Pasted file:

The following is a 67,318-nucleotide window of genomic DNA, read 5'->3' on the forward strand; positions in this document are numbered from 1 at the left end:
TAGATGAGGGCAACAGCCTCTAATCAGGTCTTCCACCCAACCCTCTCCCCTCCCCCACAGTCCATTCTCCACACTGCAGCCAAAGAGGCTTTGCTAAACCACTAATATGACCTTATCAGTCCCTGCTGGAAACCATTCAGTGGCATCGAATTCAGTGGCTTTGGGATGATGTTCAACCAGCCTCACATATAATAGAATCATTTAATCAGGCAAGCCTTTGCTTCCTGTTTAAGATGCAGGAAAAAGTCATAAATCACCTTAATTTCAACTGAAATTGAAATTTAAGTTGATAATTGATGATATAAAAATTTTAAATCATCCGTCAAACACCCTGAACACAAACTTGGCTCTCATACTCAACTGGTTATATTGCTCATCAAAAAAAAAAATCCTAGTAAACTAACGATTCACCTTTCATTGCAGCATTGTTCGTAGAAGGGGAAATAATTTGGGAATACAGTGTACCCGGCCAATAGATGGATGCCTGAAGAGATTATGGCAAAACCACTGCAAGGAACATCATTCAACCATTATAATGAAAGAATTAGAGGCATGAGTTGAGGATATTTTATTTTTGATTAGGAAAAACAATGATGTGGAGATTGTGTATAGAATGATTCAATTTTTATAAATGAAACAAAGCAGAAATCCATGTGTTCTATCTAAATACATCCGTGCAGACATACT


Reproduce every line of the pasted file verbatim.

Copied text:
The following is a 67,318-nucleotide window of genomic DNA, read 5'->3' on the forward strand; positions in this document are numbered from 1 at the left end:
TAGATGAGGGCAACAGCCTCTAATCAGGTCTTCCACCCAACCCTCTCCCCTCCCCCACAGTCCATTCTCCACACTGCAGCCAAAGAGGCTTTGCTAAACCACTAATATGACCTTATCAGTCCCTGCTGGAAACCATTCAGTGGCATCGAATTCAGTGGCTTTGGGATGATGTTCAACCAGCCTCACATATAATAGAATCATTTAATCAGGCAAGCCTTTGCTTCCTGTTTAAGATGCAGGAAAAAGTCATAAATCACCTTAATTTCAACTGAAATTGAAATTTAAGTTGATAATTGATGATATAAAAATTTTAAATCATCCGTCAAACACCCTGAACACAAACTTGGCTCTCATACTCAACTGGTTATATTGCTCATCAAAAAAAAAAATCCTAGTAAACTAACGATTCACCTTTCATTGCAGCATTGTTCGTAGAAGGGGAAATAATTTGGGAATACAGTGTACCCGGCCAATAGATGGATGCCTGAAGAGATTATGGCAAAACCACTGCAAGGAACATCATTCAACCATTATAATGAAAGAATTAGAGGCATGAGTTGAGGATATTTTATTTTTGATTAGGAAAAACAATGATGTGGAGATTGTGTATAGAATGATTCAATTTTTATAAATGAAACAAAGCAGAAATCCATGTGTTCTATCTAAATACATCCGTGCAGACATACT